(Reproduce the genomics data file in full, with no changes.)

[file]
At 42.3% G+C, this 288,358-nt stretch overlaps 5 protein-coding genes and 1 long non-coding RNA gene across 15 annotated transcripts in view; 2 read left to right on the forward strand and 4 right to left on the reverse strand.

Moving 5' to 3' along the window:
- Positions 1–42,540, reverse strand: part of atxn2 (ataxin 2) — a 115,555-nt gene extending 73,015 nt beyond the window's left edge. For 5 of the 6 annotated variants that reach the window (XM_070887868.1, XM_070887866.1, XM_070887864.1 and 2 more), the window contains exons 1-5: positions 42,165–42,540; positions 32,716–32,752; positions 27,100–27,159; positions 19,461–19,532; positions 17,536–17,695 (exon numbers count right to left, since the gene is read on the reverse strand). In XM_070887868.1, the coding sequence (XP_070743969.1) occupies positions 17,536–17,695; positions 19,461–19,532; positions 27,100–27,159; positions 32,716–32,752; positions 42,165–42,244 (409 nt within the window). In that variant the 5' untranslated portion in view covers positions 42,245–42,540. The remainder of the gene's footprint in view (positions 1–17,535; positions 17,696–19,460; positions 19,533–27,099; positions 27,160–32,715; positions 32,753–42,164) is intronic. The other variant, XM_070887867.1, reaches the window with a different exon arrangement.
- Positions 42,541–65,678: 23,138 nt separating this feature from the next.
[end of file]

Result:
At 42.3% G+C, this 288,358-nt stretch overlaps 5 protein-coding genes and 1 long non-coding RNA gene across 15 annotated transcripts in view; 2 read left to right on the forward strand and 4 right to left on the reverse strand.

Moving 5' to 3' along the window:
- Positions 1–42,540, reverse strand: part of atxn2 (ataxin 2) — a 115,555-nt gene extending 73,015 nt beyond the window's left edge. For 5 of the 6 annotated variants that reach the window (XM_070887868.1, XM_070887866.1, XM_070887864.1 and 2 more), the window contains exons 1-5: positions 42,165–42,540; positions 32,716–32,752; positions 27,100–27,159; positions 19,461–19,532; positions 17,536–17,695 (exon numbers count right to left, since the gene is read on the reverse strand). In XM_070887868.1, the coding sequence (XP_070743969.1) occupies positions 17,536–17,695; positions 19,461–19,532; positions 27,100–27,159; positions 32,716–32,752; positions 42,165–42,244 (409 nt within the window). In that variant the 5' untranslated portion in view covers positions 42,245–42,540. The remainder of the gene's footprint in view (positions 1–17,535; positions 17,696–19,460; positions 19,533–27,099; positions 27,160–32,715; positions 32,753–42,164) is intronic. The other variant, XM_070887867.1, reaches the window with a different exon arrangement.
- Positions 42,541–65,678: 23,138 nt separating this feature from the next.